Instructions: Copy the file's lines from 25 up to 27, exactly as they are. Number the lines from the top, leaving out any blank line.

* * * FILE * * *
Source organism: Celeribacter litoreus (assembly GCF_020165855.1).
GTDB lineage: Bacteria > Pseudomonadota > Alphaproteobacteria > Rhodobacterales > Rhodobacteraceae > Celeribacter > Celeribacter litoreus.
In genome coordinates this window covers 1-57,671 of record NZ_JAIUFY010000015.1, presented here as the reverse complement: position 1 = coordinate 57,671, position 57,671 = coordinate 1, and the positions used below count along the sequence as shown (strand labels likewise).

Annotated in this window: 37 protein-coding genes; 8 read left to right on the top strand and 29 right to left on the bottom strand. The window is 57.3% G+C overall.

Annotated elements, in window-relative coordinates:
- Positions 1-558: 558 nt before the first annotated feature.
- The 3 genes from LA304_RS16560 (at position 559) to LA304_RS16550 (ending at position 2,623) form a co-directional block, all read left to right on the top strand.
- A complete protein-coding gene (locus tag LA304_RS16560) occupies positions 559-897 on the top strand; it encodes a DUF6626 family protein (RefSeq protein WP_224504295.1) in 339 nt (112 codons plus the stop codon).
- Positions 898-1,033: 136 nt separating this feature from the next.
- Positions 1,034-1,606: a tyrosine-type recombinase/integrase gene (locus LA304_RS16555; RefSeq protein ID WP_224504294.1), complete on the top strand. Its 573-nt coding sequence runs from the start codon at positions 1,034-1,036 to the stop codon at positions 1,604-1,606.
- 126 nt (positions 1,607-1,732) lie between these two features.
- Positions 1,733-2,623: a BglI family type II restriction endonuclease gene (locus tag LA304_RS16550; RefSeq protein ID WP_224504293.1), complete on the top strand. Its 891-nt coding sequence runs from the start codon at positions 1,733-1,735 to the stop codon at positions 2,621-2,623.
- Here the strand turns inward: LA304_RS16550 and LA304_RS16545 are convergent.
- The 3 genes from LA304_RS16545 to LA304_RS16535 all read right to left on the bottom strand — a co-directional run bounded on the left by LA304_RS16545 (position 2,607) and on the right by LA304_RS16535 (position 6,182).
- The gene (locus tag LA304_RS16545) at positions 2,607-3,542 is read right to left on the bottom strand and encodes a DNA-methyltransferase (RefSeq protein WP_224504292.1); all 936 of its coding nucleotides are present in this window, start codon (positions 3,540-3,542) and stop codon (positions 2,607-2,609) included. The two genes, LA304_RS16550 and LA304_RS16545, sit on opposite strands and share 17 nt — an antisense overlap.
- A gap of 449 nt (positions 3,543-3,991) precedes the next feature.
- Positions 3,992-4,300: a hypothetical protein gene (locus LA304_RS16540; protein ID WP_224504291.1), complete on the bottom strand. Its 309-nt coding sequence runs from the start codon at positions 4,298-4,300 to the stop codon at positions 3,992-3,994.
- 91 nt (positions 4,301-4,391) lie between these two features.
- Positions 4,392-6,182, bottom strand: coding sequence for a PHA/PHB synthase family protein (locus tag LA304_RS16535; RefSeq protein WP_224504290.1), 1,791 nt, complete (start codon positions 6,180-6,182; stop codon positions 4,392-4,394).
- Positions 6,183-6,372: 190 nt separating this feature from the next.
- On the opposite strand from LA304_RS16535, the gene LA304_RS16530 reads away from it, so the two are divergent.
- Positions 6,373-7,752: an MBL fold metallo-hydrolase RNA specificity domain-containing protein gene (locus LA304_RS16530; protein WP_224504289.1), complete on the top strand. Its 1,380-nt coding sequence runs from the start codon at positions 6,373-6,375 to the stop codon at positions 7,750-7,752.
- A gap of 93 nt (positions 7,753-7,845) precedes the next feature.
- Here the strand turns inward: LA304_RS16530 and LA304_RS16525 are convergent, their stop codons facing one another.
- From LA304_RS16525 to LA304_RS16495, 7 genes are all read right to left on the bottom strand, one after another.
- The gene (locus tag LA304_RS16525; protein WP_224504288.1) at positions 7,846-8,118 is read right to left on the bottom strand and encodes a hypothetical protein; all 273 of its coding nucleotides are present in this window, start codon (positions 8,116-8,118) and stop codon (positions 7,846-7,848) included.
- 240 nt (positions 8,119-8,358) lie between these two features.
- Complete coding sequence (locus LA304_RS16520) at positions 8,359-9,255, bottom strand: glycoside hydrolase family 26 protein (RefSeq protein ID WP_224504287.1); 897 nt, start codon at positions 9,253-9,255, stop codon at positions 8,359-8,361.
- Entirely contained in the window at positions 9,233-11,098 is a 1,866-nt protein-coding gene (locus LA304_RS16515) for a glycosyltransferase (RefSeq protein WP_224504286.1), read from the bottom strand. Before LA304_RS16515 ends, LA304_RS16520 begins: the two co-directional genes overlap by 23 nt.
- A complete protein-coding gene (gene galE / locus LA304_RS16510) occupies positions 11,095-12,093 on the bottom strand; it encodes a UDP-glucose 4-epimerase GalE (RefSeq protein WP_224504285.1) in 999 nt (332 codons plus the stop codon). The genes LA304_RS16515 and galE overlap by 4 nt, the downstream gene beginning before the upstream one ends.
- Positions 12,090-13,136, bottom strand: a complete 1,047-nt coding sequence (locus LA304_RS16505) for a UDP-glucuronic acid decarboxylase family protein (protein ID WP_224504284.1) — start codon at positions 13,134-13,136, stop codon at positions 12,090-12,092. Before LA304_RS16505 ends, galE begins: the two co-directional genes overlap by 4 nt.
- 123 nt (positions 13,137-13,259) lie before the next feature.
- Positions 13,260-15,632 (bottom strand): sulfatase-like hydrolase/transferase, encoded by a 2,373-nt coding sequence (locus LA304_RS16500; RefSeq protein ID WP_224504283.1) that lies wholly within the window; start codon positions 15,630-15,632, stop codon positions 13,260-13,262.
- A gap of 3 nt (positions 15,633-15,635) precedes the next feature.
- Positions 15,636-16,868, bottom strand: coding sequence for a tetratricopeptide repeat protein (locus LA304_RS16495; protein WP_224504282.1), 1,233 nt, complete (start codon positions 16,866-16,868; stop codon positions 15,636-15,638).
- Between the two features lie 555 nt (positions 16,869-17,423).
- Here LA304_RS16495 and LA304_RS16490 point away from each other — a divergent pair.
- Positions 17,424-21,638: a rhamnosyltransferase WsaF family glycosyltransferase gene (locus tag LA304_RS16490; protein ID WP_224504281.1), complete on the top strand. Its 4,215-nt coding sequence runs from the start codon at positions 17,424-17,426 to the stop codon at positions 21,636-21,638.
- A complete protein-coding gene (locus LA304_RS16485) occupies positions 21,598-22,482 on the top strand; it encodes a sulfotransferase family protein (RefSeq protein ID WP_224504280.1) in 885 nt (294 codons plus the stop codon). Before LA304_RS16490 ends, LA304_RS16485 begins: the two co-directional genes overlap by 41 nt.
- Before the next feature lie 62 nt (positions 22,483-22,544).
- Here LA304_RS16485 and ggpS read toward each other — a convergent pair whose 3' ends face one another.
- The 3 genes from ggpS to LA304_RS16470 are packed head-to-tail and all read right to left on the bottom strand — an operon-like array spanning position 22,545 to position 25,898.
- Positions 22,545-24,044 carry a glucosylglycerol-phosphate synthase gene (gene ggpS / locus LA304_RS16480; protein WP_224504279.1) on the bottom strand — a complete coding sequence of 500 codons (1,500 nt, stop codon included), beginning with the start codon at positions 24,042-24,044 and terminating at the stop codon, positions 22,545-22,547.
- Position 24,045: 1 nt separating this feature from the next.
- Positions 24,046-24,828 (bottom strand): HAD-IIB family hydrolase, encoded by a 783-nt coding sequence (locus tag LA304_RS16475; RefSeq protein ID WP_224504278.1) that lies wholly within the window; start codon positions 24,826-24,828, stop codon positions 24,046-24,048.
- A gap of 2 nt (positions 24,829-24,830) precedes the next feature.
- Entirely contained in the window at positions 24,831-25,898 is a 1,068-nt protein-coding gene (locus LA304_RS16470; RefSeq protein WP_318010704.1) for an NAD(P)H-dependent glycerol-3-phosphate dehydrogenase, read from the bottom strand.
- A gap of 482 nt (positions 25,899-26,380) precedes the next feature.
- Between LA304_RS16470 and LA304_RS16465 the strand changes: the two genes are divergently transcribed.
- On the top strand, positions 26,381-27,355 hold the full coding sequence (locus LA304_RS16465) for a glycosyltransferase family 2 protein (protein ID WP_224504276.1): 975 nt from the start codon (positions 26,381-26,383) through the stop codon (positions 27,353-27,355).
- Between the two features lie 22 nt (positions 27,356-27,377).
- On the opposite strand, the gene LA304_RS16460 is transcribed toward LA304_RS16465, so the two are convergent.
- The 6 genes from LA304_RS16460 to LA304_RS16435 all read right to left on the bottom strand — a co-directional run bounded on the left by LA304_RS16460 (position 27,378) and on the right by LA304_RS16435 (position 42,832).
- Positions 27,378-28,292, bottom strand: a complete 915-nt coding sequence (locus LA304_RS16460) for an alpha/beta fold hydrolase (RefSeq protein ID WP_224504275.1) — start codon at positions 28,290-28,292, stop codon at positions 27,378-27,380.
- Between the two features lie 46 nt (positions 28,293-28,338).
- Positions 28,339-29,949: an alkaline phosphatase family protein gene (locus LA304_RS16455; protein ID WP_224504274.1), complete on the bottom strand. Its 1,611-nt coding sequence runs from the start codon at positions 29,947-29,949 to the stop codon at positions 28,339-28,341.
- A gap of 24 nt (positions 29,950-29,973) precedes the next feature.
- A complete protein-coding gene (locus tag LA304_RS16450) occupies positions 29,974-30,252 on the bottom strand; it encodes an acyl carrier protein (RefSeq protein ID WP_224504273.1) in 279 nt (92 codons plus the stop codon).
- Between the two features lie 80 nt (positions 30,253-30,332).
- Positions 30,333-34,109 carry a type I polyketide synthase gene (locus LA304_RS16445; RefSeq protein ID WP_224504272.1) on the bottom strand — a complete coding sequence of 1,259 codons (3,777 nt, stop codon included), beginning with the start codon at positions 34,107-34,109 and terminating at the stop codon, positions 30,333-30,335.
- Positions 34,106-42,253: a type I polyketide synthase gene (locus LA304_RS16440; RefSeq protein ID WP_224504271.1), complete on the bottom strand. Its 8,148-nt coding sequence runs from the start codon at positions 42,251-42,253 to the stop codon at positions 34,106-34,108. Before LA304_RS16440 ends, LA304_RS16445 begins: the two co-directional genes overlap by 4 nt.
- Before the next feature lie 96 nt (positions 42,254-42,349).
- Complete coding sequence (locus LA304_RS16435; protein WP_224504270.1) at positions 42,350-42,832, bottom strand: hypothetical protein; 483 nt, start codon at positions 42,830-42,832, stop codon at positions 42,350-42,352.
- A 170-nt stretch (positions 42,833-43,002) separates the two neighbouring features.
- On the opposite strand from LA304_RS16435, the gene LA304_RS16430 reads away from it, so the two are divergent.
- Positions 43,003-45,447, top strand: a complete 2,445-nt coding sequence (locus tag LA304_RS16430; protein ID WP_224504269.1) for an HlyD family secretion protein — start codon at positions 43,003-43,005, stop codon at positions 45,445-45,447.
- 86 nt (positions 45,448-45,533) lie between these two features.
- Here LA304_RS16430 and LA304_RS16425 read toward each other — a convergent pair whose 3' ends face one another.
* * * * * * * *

- From LA304_RS16525 to LA304_RS16495, 7 genes are all read right to left on the bottom strand, one after another.
- The gene (locus tag LA304_RS16525; protein WP_224504288.1) at positions 7,846-8,118 is read right to left on the bottom strand and encodes a hypothetical protein; all 273 of its coding nucleotides are present in this window, start codon (positions 8,116-8,118) and stop codon (positions 7,846-7,848) included.
- 240 nt (positions 8,119-8,358) lie between these two features.